There is no doubt that childhood sexual abuse is tragically common Daro, A sizeable number of people who enter therapy were abused as children and have always remembered their abuse. Even when they have severe emotional problems, they can provide rich recollections of abuse, often with many unique, peripheral details Rogers, a.
Occasionally the abuse is corroborated, sometimes with very cogent corroboration, such as pornographic photographs. If confirmed abuse is prevalent, many instances of repressed memory abuse cases also could be authentic. Unfortunately, in the repressed memory cases, particularly when memories do not return for 20 or 30 years, there is little in the way of documented corroboration. This, of course, does not mean that they are false.
Claims of corroborated repressed memories occasionally appear in the published literature. For example, Mack reported on a case involving a year-old borderline man who, during therapy, recovered memories of witnessing his mother attempting to kill herself by hanging. The man's father later confirmed that the mother had attempted suicide several times and that the son had witnessed one attempt when he was 3 years old. The father's confirmation apparently led to a relief of symptoms in the son.
It is hard to know what to make of examples such as these. Did the son really remember back to age 3, or did he hear discussions of his mother's suicide attempts later in life? The memories could be real, that is, genuine instances of repressed memories that accurately returned much later.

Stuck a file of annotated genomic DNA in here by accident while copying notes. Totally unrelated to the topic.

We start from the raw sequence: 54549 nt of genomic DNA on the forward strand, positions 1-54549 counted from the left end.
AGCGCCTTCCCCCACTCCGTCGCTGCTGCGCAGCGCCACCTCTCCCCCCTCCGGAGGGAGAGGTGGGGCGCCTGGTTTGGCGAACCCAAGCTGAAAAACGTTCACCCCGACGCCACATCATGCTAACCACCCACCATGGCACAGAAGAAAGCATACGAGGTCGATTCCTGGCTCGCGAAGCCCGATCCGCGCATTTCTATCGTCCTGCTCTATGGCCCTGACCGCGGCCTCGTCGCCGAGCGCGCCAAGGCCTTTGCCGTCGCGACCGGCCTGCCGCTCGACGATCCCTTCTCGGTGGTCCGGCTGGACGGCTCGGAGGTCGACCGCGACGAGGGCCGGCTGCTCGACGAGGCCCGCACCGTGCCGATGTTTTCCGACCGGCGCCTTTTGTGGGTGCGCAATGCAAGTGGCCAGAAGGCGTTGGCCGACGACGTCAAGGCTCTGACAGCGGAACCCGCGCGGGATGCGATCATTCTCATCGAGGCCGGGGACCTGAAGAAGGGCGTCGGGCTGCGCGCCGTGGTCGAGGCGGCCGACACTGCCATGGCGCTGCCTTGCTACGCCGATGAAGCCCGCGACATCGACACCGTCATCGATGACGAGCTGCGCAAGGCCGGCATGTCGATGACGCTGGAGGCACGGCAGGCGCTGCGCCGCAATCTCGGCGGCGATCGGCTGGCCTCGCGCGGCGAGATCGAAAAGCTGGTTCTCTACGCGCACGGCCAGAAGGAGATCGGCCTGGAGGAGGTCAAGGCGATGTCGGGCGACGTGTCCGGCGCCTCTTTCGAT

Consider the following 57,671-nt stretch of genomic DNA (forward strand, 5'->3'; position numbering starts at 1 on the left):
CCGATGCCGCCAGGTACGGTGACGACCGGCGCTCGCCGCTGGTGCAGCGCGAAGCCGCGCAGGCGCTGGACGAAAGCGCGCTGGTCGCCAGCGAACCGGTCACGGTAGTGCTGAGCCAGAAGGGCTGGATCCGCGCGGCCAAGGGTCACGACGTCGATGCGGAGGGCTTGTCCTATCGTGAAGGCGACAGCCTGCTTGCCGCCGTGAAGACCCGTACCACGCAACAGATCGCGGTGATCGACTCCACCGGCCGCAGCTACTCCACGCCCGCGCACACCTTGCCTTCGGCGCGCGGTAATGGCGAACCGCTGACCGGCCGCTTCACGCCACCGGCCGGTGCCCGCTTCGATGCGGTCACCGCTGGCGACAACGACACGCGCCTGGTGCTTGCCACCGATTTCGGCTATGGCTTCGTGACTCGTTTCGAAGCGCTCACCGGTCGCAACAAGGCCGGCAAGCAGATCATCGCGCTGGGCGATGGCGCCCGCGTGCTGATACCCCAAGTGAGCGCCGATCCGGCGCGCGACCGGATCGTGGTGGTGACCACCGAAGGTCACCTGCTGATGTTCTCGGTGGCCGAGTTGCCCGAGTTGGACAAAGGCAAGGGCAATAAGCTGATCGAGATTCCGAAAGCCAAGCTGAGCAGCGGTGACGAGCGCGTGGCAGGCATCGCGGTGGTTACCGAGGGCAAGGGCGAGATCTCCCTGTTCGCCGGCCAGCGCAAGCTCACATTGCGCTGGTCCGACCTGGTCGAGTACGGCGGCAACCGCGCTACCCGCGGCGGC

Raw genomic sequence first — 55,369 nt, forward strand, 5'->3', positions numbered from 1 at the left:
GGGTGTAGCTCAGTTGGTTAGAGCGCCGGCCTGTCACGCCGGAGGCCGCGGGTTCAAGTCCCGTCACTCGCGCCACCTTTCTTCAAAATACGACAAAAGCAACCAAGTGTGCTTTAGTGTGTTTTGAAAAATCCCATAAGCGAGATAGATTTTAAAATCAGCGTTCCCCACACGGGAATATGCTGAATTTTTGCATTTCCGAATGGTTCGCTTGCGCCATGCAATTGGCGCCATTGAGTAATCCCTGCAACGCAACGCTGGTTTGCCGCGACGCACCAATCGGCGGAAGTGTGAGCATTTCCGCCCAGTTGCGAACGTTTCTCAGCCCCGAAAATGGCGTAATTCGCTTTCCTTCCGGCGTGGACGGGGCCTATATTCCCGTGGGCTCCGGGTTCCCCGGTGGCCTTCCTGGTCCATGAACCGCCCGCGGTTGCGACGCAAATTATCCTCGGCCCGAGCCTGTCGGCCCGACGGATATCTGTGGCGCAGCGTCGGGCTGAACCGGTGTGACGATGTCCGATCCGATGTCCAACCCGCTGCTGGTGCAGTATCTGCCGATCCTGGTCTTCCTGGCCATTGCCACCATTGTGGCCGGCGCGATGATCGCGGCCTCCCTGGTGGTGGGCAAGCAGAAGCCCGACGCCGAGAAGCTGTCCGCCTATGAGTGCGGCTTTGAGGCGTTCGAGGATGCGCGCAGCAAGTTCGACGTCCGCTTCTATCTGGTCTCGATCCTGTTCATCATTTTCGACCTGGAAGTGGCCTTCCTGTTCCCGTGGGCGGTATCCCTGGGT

If true, this would only prove that some memory reports are authentic but obviously not that all reports are authentic. Analogously, examples of repressed memories that were later retracted, later proved to be false, or later proved to be the result of suggestion would only prove that some memory reports are not authentic but obviously not that all such reports are illusory. Some who question the authenticity of the memories of abuse do so in part because of the intensity and sincerity of the accused persons who deny the abuse.
Many of the thousands of people who have been accused flatly deny the allegations, and the cry of "witch hunt" is often heard Baker, , p. Witch hunt is, of course, a term that has been loosely used by virtually anyone faced by a pack of accusers Watson, Analogies have been drawn between the current allegations and the witch craze of the 16th and 17th centuries, when an estimated half million people were convicted of witch-craft and burned to death in Europe alone Harris, ; Trott, b.
Although the denials during the witch craze are now seen as authentic in the light of hindsight, the current denials of those accused of sexual abuse are not proof that the allegations are false. Research with known rapists, pedophiles, and incest offenders has illustrated that they often exhibit a cognitive distortion —a tendency to justify, minimize, or rationalize their behavior Gudjonsson, Because accused persons are motivated to verbally and even mentally deny an abusive past, simple denials cannot constitute cogent evidence that the victim's memories are not authentic.
To say that memory might be false does not mean that the person is deliberately lying. Although lying is always possible, even psychotherapists who question the authenticity of reports have been impressed with the honesty and intensity of the terror, rage, guilt, depression, and overall behavioral dysfunction accompanying the awareness of abuse Ganaway, , p. There are at least two ways that false memories could come about. Honestly believed, but false, memories could come about, according to Ganaway , because of internal or external sources.